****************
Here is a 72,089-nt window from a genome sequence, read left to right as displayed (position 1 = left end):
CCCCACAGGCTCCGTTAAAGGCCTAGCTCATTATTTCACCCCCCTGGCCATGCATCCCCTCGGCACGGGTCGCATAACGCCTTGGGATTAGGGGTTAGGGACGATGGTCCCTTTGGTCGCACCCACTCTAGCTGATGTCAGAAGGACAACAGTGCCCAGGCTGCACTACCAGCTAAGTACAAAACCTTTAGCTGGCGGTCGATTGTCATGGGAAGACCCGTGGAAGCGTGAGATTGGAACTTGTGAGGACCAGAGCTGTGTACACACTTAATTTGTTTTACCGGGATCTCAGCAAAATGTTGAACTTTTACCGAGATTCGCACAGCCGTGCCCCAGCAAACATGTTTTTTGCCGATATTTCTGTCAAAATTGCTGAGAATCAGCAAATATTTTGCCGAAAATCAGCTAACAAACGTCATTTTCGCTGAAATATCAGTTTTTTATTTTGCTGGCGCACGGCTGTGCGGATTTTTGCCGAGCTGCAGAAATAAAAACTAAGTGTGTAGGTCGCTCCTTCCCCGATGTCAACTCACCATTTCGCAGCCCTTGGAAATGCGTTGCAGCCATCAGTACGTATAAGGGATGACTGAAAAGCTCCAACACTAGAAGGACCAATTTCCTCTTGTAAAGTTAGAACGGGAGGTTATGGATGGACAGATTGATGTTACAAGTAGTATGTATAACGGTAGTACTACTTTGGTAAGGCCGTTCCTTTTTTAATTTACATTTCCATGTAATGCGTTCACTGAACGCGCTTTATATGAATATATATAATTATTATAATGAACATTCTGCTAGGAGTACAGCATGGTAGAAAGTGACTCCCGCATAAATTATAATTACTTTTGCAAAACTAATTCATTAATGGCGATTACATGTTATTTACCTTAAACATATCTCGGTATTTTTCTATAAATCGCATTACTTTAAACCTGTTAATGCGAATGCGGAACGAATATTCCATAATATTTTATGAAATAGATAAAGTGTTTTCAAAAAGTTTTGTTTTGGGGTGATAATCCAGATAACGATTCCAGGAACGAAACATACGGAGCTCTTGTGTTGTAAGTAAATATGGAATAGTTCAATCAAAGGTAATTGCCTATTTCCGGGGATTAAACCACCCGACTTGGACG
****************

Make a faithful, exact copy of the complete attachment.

Here is a 72,089-nt window from a genome sequence, read left to right as displayed (position 1 = left end):
CCCCACAGGCTCCGTTAAAGGCCTAGCTCATTATTTCACCCCCCTGGCCATGCATCCCCTCGGCACGGGTCGCATAACGCCTTGGGATTAGGGGTTAGGGACGATGGTCCCTTTGGTCGCACCCACTCTAGCTGATGTCAGAAGGACAACAGTGCCCAGGCTGCACTACCAGCTAAGTACAAAACCTTTAGCTGGCGGTCGATTGTCATGGGAAGACCCGTGGAAGCGTGAGATTGGAACTTGTGAGGACCAGAGCTGTGTACACACTTAATTTGTTTTACCGGGATCTCAGCAAAATGTTGAACTTTTACCGAGATTCGCACAGCCGTGCCCCAGCAAACATGTTTTTTGCCGATATTTCTGTCAAAATTGCTGAGAATCAGCAAATATTTTGCCGAAAATCAGCTAACAAACGTCATTTTCGCTGAAATATCAGTTTTTTATTTTGCTGGCGCACGGCTGTGCGGATTTTTGCCGAGCTGCAGAAATAAAAACTAAGTGTGTAGGTCGCTCCTTCCCCGATGTCAACTCACCATTTCGCAGCCCTTGGAAATGCGTTGCAGCCATCAGTACGTATAAGGGATGACTGAAAAGCTCCAACACTAGAAGGACCAATTTCCTCTTGTAAAGTTAGAACGGGAGGTTATGGATGGACAGATTGATGTTACAAGTAGTATGTATAACGGTAGTACTACTTTGGTAAGGCCGTTCCTTTTTTAATTTACATTTCCATGTAATGCGTTCACTGAACGCGCTTTATATGAATATATATAATTATTATAATGAACATTCTGCTAGGAGTACAGCATGGTAGAAAGTGACTCCCGCATAAATTATAATTACTTTTGCAAAACTAATTCATTAATGGCGATTACATGTTATTTACCTTAAACATATCTCGGTATTTTTCTATAAATCGCATTACTTTAAACCTGTTAATGCGAATGCGGAACGAATATTCCATAATATTTTATGAAATAGATAAAGTGTTTTCAAAAAGTTTTGTTTTGGGGTGATAATCCAGATAACGATTCCAGGAACGAAACATACGGAGCTCTTGTGTTGTAAGTAAATATGGAATAGTTCAATCAAAGGTAATTGCCTATTTCCGGGGATTAAACCACCCGACTTGGACG